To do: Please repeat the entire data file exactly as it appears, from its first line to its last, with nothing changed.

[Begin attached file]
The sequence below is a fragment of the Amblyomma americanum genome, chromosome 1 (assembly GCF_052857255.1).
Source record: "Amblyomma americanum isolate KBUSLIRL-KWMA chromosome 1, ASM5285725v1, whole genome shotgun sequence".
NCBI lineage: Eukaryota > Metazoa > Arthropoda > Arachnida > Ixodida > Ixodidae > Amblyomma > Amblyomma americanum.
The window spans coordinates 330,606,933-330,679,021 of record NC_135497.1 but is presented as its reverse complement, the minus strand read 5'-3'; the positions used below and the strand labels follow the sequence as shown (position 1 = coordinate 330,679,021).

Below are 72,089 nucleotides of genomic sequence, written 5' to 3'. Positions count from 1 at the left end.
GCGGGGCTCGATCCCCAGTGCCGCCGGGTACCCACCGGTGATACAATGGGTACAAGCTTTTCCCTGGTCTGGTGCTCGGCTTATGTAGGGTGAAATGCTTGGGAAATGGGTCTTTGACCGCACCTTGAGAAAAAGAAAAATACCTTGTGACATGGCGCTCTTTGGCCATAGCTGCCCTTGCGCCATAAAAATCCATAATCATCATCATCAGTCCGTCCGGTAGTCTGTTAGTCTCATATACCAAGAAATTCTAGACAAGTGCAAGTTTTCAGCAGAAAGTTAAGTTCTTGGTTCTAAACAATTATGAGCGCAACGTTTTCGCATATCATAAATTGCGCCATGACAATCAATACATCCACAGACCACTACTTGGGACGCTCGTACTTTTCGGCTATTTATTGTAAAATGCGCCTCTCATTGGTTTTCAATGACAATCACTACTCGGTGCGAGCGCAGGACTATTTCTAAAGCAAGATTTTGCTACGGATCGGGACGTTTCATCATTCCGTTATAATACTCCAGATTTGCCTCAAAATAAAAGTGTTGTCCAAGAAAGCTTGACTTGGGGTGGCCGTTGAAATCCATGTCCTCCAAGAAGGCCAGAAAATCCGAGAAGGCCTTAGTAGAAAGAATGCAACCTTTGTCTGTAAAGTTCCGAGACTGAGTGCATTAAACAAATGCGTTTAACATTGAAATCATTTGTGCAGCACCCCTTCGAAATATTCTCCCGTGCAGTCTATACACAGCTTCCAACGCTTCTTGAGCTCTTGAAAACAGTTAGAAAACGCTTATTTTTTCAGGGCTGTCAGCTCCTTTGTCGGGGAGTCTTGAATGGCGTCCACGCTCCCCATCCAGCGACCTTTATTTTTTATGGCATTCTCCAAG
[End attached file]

The sequence below is a fragment of the Amblyomma americanum genome, chromosome 1 (assembly GCF_052857255.1).
Source record: "Amblyomma americanum isolate KBUSLIRL-KWMA chromosome 1, ASM5285725v1, whole genome shotgun sequence".
NCBI lineage: Eukaryota > Metazoa > Arthropoda > Arachnida > Ixodida > Ixodidae > Amblyomma > Amblyomma americanum.
The window spans coordinates 330,606,933-330,679,021 of record NC_135497.1 but is presented as its reverse complement, the minus strand read 5'-3'; the positions used below and the strand labels follow the sequence as shown (position 1 = coordinate 330,679,021).

Below are 72,089 nucleotides of genomic sequence, written 5' to 3'. Positions count from 1 at the left end.
GCGGGGCTCGATCCCCAGTGCCGCCGGGTACCCACCGGTGATACAATGGGTACAAGCTTTTCCCTGGTCTGGTGCTCGGCTTATGTAGGGTGAAATGCTTGGGAAATGGGTCTTTGACCGCACCTTGAGAAAAAGAAAAATACCTTGTGACATGGCGCTCTTTGGCCATAGCTGCCCTTGCGCCATAAAAATCCATAATCATCATCATCAGTCCGTCCGGTAGTCTGTTAGTCTCATATACCAAGAAATTCTAGACAAGTGCAAGTTTTCAGCAGAAAGTTAAGTTCTTGGTTCTAAACAATTATGAGCGCAACGTTTTCGCATATCATAAATTGCGCCATGACAATCAATACATCCACAGACCACTACTTGGGACGCTCGTACTTTTCGGCTATTTATTGTAAAATGCGCCTCTCATTGGTTTTCAATGACAATCACTACTCGGTGCGAGCGCAGGACTATTTCTAAAGCAAGATTTTGCTACGGATCGGGACGTTTCATCATTCCGTTATAATACTCCAGATTTGCCTCAAAATAAAAGTGTTGTCCAAGAAAGCTTGACTTGGGGTGGCCGTTGAAATCCATGTCCTCCAAGAAGGCCAGAAAATCCGAGAAGGCCTTAGTAGAAAGAATGCAACCTTTGTCTGTAAAGTTCCGAGACTGAGTGCATTAAACAAATGCGTTTAACATTGAAATCATTTGTGCAGCACCCCTTCGAAATATTCTCCCGTGCAGTCTATACACAGCTTCCAACGCTTCTTGAGCTCTTGAAAACAGTTAGAAAACGCTTATTTTTTCAGGGCTGTCAGCTCCTTTGTCGGGGAGTCTTGAATGGCGTCCACGCTCCCCATCCAGCGACCTTTATTTTTTATGGCATTCTCCAAG